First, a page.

ASN's Mission

To create a world without kidney diseases, the ASN Alliance for Kidney Health elevates care by educating and informing, driving breakthroughs and innovation, and advocating for policies that create transformative changes in kidney medicine throughout the world.

learn more

Contact ASN

1401 H St, NW, Ste 900, Washington, DC 20005


The Latest on X

Kidney Week

Please note that you are viewing an archived section from 2022 and some content may be unavailable. To unlock all content for 2022, please visit the archives.

Abstract: SA-PO361

Measured Serum Osmolality, Patient Symptoms, and Blood Pressure During Hemodialysis

Session Information

Category: Dialysis

  • 701 Dialysis: Hemodialysis and Frequent Dialysis


  • Yen, Timothy E., Brigham and Women's Hospital, Boston, Massachusetts, United States
  • Georgiadis, Despina, Brigham and Women's Hospital, Boston, Massachusetts, United States
  • Del Castillo Rix, Daniel Sebastian, Brigham and Women's Hospital, Boston, Massachusetts, United States
  • McCausland, Finnian R., Brigham and Women's Hospital, Boston, Massachusetts, United States

End stage kidney disease (ESKD) is accompanied by accumulation of uremic solutes in the blood. Many of these are rapidly cleared during hemodialysis (HD), leading some to postulate that rapid decline in serum osmolality may be associated with development of adverse symptoms and intra-dialytic hypotension (IDH).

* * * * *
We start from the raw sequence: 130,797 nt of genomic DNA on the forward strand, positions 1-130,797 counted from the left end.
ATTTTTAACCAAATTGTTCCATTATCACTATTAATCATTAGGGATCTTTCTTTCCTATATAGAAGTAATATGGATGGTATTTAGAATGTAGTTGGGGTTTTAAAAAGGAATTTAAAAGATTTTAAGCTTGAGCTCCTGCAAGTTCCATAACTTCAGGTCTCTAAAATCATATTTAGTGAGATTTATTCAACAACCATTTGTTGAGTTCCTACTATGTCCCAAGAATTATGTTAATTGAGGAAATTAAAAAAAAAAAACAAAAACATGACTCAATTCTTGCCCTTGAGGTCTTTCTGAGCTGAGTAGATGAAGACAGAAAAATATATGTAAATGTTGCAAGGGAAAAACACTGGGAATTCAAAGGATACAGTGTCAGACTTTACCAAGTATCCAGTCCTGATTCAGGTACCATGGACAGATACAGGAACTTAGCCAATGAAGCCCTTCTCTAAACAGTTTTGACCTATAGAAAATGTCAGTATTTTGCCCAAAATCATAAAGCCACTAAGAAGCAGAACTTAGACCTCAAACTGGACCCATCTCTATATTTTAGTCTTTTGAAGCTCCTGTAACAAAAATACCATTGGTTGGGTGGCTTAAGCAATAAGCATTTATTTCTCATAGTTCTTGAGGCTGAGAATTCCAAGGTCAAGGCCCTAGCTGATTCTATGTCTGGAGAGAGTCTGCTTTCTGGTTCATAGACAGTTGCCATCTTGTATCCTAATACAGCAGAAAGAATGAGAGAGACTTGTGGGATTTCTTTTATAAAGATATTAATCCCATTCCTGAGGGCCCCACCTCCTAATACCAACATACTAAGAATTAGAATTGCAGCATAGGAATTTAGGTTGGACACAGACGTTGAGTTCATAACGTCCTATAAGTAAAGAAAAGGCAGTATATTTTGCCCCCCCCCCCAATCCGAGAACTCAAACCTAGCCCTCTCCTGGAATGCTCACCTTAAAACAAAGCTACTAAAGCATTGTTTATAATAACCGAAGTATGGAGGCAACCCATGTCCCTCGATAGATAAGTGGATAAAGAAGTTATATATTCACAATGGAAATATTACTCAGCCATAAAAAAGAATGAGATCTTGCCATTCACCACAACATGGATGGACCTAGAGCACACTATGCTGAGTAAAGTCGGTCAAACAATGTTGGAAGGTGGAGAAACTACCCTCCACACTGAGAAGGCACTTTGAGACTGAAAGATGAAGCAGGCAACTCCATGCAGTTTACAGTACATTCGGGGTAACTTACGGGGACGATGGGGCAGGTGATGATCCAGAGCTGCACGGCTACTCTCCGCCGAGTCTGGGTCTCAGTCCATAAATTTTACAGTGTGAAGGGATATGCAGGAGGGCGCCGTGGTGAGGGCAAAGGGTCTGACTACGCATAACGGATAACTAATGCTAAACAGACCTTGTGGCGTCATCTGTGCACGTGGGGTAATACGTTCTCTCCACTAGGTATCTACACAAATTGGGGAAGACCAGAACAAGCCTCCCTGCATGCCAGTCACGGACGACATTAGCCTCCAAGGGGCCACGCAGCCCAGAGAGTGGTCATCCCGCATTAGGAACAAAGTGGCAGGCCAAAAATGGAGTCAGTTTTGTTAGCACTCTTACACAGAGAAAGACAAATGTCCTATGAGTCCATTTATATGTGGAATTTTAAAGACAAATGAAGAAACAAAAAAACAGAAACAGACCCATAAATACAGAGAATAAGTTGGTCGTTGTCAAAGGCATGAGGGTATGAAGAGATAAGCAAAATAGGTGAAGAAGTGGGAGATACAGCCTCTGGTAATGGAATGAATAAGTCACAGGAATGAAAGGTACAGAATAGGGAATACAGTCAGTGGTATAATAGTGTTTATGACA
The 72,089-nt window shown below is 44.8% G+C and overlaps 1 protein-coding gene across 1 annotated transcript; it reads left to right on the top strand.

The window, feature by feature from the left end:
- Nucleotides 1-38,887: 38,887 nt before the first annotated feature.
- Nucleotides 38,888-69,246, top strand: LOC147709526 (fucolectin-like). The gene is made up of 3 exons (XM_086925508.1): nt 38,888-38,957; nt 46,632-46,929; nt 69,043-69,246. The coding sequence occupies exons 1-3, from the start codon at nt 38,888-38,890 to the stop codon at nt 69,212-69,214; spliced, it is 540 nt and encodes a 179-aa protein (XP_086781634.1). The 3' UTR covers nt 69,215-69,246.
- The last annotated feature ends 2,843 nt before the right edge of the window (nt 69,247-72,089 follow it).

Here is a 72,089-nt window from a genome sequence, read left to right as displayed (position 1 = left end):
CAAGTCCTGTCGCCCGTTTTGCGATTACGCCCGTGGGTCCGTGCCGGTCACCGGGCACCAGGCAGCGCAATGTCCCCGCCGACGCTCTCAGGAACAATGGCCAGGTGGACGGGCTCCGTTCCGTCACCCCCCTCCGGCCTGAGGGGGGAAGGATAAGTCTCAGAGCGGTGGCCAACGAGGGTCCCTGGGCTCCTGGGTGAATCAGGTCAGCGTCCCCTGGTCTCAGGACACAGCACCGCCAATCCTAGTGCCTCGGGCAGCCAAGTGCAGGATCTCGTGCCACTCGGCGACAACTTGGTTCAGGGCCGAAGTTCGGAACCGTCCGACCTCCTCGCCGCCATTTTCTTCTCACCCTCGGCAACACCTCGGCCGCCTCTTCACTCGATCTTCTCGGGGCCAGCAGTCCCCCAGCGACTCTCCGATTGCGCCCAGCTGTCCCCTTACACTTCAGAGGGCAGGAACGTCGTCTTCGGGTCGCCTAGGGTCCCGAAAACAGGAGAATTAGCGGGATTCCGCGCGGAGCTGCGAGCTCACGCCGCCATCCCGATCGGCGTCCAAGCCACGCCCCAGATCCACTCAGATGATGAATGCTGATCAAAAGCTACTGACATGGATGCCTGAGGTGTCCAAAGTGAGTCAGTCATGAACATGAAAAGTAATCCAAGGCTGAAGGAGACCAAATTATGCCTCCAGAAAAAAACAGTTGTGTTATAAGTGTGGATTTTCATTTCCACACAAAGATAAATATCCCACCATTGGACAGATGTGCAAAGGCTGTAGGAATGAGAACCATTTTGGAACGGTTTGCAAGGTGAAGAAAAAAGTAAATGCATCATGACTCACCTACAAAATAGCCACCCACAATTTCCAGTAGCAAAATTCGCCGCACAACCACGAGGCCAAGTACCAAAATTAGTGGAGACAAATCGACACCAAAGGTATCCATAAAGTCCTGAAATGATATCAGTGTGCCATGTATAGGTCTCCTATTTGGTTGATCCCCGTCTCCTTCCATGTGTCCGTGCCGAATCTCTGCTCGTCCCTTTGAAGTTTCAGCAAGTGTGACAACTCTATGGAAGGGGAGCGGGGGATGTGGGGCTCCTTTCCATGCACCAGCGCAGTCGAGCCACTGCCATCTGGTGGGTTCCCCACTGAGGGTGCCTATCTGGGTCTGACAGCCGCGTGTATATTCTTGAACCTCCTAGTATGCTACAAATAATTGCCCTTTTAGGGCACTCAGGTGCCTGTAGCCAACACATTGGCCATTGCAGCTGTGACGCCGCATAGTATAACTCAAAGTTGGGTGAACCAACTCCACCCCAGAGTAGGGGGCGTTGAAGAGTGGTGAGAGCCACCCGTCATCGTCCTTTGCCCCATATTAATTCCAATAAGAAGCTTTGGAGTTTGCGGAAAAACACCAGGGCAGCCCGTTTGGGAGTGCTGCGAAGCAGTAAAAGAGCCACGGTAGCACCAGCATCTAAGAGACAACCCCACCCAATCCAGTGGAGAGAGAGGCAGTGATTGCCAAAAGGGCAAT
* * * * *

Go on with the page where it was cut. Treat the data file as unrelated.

We performed a prospective cohort study of 50 hospitalized adult patients with ESKD receiving thrice-weekly HD. Measured Osmolality (mOsm) and intradialytic symptoms (ascertained by SMaRRT-HD questionnaire) were measured at three time points during a single inpatient HD session (pre-HD, 60 minutes, and post-HD). Blood pressure was measured every 15 minutes during HD. Spearman correlations were used to compare the pre-HD mOsm with patient reported outcome symptom scores; logistic regression was used to assess the association of mOsm with IDH (any decline in SBP <90 mmHg).


Mean age was 65±15 years; 42% were female. The calculated Osm was an average of 1 unit higher than the mOSm, but varied widely (median difference 1 [-1, 4] milliOsm/kg). Mean mOsm decreased from 292±9mOsm/kg pre-HD, to 286±6 at 60 mins, 284±5 post-HD. The mean total symptom score was 14.8±3 pre-HD, 14.5±2.8 at 60mins, 15.1±3.4 post-HD. Correlations between pre-HD mOsm and symptom scores are shown in Table 1. IDH occurred in 9 of 50 (18%) sessions; each 5 unit increase in mOsm was associated with 43% higher risk of IDH (OR 1.43; 95%CI 0.95 to 2.14). Similar estimates were noted upon adjustment for age, sex, and pre-HD SBP (OR 1.44; 95%CI 0.90 to 2.32).


This prospective cohort study in hospitalized HD patients found substantial variability between measured and calculated Osm. Minimal correlation between mOsm and symptoms were noted, but may have been limited by minimal symptom scores overall. Signals for association of higher pre-HD mOsm with higher risk of IDH require investigation in larger studies.


  • NIDDK Support –